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Found this question here, and I couldn't answser it and thought it would be a wonderful question for this site.

Here's a little thought experiment for your weekend pleasure. Consider the following:

Joe Scientist decides to conduct a study (call it Study A) to test the hypothesis that a parameter D > 0 vs. the null hypothesis that D = 0. He designs a study, collects some data, conducts an appropriate statistical analysis and concludes that D > 0. This result is published in the Journal of Awesome Results along with all the details of how the study was done.

Jane Scientist finds Joe's study very interesting and tries to replicate his findings. She conducts a study (call it Study B) that is similar to Study A but completely independent of it (and does not communicate with Joe). In her analysis she does not find strong evidence that D > 0 and concludes that she cannot rule out the possibility that D = 0. She publishes her findings in the Journal of Null Results along with all the details.

From these two studies, which of the following conclusions can we make?

  1. Study A is obviously a fraud. If the truth were that D > 0, then Jane should have concluded that D > 0 in her independent replication.

  2. Study B is obviously a fraud. If Study A were conducted properly, then Jane should have reached the same conclusion.

  3. Neither Study A nor Study B was a fraud, but the result for Study A was a Type I error, i.e. a false positive.

  4. Neither Study A nor Study B was a fraud, but the result for Study B was a Type II error, i.e a false negative.

I realize that there are a number of subtle details concerning why things might happen but I've purposely left them out. My question is, based on the information that you actually have about the two studies, what would you consider to be the most likely case? What further information would you like to know beyond what was given here?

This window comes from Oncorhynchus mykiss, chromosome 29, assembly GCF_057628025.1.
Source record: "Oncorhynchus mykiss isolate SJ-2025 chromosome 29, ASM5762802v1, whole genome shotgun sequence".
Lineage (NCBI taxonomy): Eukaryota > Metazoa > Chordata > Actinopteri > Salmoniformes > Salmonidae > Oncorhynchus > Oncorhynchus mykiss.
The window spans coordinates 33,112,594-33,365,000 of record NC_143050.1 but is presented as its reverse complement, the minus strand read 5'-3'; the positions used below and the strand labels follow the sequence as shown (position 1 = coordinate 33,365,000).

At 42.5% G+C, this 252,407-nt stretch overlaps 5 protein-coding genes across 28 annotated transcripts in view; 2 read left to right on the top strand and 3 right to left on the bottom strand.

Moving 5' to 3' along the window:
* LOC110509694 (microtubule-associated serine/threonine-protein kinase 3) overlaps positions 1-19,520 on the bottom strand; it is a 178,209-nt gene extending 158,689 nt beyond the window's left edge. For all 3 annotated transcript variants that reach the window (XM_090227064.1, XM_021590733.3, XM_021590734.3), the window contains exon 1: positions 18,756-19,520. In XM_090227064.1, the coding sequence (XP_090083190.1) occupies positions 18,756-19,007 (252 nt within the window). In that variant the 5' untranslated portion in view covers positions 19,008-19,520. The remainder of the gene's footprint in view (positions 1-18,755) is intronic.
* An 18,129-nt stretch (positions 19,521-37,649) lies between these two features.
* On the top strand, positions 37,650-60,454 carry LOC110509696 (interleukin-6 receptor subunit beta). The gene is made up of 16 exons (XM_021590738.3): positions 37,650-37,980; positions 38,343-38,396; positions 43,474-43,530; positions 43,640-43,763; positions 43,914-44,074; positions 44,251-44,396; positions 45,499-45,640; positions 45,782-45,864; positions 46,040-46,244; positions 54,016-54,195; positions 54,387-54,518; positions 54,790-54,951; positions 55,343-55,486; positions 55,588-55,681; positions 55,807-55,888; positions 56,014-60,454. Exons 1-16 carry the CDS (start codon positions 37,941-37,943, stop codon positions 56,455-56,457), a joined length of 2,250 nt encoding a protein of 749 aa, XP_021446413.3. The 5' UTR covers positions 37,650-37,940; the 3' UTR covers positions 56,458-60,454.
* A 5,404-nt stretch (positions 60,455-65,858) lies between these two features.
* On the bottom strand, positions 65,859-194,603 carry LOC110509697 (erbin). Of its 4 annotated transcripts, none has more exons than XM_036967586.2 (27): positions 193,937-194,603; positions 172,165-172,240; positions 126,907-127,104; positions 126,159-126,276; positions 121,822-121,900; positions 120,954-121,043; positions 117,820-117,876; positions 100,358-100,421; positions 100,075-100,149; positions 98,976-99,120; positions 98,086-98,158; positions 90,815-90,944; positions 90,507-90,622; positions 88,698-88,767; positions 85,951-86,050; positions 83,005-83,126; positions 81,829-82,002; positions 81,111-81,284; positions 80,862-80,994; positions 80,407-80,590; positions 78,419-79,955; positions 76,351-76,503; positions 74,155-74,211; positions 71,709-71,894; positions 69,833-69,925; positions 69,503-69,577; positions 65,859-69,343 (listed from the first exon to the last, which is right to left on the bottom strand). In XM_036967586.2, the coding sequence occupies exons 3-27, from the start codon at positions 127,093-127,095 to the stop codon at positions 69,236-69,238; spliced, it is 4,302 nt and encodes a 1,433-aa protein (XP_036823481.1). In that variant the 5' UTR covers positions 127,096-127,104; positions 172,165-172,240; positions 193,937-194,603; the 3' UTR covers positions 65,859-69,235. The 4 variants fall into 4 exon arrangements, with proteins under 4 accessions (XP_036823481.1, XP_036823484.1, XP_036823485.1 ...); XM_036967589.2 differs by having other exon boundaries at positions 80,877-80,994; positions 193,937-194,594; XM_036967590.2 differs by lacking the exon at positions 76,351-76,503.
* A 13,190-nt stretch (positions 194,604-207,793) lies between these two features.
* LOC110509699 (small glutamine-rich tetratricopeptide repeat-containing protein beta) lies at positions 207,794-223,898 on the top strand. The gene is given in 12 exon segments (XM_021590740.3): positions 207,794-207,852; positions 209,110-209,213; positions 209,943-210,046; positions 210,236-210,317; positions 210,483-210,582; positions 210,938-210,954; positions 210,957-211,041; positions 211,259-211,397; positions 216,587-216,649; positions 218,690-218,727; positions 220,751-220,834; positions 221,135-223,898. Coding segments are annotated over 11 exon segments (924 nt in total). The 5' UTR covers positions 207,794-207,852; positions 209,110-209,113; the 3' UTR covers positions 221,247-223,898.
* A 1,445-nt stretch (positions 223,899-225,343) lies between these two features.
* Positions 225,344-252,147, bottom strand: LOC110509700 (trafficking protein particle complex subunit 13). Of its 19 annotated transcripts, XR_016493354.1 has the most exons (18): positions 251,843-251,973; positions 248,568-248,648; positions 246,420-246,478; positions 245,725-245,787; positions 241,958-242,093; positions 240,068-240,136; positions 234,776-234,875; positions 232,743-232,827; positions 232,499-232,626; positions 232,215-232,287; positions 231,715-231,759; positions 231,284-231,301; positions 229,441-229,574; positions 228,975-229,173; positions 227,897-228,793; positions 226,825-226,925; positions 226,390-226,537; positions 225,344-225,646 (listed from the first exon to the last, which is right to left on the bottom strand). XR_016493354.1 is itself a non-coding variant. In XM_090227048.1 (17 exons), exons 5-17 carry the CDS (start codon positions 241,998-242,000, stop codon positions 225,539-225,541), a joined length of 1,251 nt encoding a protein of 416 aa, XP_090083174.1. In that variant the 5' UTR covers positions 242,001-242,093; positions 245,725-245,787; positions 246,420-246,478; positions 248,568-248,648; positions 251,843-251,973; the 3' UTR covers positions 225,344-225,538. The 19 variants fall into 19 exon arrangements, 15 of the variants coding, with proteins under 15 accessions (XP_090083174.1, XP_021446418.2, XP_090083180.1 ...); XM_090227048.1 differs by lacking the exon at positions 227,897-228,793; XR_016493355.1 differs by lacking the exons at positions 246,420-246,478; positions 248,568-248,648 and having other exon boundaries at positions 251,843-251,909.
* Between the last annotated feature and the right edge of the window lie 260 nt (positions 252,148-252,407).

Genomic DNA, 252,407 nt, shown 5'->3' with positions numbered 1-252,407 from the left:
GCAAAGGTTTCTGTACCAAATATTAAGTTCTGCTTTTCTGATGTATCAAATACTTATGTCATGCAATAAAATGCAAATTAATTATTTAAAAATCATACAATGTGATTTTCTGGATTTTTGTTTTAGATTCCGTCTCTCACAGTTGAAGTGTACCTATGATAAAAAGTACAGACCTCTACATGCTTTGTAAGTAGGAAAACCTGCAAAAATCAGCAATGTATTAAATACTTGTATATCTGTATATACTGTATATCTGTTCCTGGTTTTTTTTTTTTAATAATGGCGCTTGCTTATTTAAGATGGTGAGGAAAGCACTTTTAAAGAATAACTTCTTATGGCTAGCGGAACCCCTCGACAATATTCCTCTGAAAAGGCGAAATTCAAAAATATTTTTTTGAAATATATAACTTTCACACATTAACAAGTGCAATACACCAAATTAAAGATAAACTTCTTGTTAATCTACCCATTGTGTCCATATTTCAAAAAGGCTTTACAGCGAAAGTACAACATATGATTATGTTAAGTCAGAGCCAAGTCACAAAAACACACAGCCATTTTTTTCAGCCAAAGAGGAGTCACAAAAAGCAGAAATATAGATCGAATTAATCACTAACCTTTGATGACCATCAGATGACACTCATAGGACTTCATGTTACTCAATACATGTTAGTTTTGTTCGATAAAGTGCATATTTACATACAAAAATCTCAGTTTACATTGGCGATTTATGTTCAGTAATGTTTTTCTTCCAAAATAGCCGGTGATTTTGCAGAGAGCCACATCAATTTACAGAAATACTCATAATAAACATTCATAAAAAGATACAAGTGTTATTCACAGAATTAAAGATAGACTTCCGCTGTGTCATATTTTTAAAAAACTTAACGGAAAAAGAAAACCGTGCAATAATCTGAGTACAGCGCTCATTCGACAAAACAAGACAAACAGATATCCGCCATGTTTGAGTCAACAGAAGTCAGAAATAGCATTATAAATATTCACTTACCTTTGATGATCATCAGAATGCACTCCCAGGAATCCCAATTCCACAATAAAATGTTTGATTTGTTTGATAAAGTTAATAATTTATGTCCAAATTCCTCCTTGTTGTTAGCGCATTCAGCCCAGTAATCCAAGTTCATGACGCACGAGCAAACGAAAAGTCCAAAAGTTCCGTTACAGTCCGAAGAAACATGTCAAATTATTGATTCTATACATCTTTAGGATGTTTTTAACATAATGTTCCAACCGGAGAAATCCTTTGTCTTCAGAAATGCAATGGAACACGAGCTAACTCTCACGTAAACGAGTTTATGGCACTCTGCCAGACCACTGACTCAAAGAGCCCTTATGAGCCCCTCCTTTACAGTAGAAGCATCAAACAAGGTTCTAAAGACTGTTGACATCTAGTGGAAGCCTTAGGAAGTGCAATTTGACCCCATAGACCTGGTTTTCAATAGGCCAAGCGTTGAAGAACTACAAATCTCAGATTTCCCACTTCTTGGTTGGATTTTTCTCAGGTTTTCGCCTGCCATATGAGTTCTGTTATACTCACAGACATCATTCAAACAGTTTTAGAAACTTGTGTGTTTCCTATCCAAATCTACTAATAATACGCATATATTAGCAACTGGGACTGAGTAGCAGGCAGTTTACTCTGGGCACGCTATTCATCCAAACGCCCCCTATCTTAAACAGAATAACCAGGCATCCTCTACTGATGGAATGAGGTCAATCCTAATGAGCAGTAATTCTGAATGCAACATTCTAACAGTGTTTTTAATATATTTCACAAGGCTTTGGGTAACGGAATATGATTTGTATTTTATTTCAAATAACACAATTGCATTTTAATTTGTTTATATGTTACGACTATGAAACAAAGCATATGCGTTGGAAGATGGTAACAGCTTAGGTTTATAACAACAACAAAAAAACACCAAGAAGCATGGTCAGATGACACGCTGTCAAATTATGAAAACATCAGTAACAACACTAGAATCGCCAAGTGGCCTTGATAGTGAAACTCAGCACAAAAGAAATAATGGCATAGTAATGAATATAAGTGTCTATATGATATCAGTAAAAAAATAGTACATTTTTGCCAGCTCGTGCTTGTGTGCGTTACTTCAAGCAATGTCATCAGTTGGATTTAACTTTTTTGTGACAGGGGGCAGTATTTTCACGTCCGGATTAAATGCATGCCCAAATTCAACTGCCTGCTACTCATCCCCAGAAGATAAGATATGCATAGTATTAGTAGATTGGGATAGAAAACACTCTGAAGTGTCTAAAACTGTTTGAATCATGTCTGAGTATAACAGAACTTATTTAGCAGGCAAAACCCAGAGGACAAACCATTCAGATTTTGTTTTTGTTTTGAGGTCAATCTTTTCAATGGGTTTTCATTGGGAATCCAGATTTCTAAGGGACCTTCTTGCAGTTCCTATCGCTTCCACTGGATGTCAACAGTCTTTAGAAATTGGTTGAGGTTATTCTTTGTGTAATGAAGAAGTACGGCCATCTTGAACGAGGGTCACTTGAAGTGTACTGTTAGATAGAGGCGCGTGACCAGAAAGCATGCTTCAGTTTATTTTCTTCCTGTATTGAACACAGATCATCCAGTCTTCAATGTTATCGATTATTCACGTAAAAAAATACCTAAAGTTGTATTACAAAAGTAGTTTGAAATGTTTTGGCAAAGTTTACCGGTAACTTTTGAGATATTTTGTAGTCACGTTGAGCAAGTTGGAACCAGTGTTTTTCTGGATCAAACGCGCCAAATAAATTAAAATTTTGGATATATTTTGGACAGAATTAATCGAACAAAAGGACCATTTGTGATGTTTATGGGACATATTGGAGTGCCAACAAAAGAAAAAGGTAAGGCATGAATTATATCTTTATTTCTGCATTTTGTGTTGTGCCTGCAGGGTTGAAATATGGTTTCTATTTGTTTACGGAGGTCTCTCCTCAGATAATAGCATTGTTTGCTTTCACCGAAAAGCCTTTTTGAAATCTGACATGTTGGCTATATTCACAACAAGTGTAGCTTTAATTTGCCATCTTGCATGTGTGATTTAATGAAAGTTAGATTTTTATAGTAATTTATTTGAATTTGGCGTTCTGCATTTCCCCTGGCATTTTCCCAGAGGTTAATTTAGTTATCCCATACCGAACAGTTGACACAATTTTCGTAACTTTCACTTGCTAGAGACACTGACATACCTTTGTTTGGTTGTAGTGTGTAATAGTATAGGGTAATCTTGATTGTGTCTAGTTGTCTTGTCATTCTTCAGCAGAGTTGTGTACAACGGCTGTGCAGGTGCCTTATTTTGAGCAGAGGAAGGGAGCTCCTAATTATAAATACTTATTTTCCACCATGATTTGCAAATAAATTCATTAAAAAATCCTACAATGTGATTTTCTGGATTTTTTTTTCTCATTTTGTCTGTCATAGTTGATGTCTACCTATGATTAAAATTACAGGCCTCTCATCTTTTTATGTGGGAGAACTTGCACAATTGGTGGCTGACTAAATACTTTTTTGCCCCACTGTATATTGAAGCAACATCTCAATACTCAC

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    $\begingroup$ I think the question is too vague to answer. For instance, how may we interpret "along with all the details of how the study was done."? Do the details include standard errors, or an assessment of model-fit in general? $\endgroup$ – Stijn May 21 '13 at 8:53
  • $\begingroup$ The vagueness seems to be intentional. I think a technical answer based on standard errors or model fit would not be particularly interesting. The point is to force us to lay out hidden assumptions about research practices, publication bias, power and effect sizes and how they interact together. Not sure if this is really relevant on this site, though. $\endgroup$ – Gala May 21 '13 at 10:28
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Similar to Stijn's comment, there isn't sufficient information to make a conclusive judgment. There could be fraud (in either of the papers, not just the first), or there could have been a Type I / Type II error in one of the papers.

Out of interest if the two studies were identical and independent, so had identical power functions which factored, would it make sense to compare (ruling out fraud) the scenario for $D=0$:

$P(A=false positive, B=true negative)=\alpha(1 -\alpha)$

Against $D>0$

$P(A=true positive, B=false negative)=(1 -\beta)\beta$

And going with the more likely scenario?

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  • $\begingroup$ "Statistics means never having to say you're certain" $\endgroup$ – Henry Feb 21 '15 at 12:26
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The information provided does not indicate fraud by either party. Assuming 95% confidence as the acceptance point then 2 in 20 tests could be expected to produce a type 1 or 2 error. This is a major reason for doing meta analyses.

Furthermore, to check for fraud, one would want to review the record keeping for the two experiments and perhaps corroborative evidence from colleagues.

As well as natural variability, a major reason for obtaining different results is confounding, where for one reason or another the conditions or sample were not identical, or perhaps there were equipment or calibration problems.

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    $\begingroup$ I agree with this and other similar remarks. I don't think much purpose would be served by leaving this question in the forum under its present name. Anyone facing the difficult and delicate problem of detecting fraud, or of handling allegations of fraud, would not find it helpful or pertinent. $\endgroup$ – Nick Cox May 21 '13 at 12:25
  • $\begingroup$ What exactly is meta analysis? $\endgroup$ – MaoYiyi May 21 '13 at 14:34
  • $\begingroup$ @NickCox Please, change the title. I am not knowledgable enough to know how to properly label this. $\endgroup$ – MaoYiyi May 21 '13 at 14:35
  • $\begingroup$ My second thoughts are that the question should not be kept at all, so changing the title is secondary. On meta-analysis, do please Google. There are whole books on it. $\endgroup$ – Nick Cox May 21 '13 at 14:42

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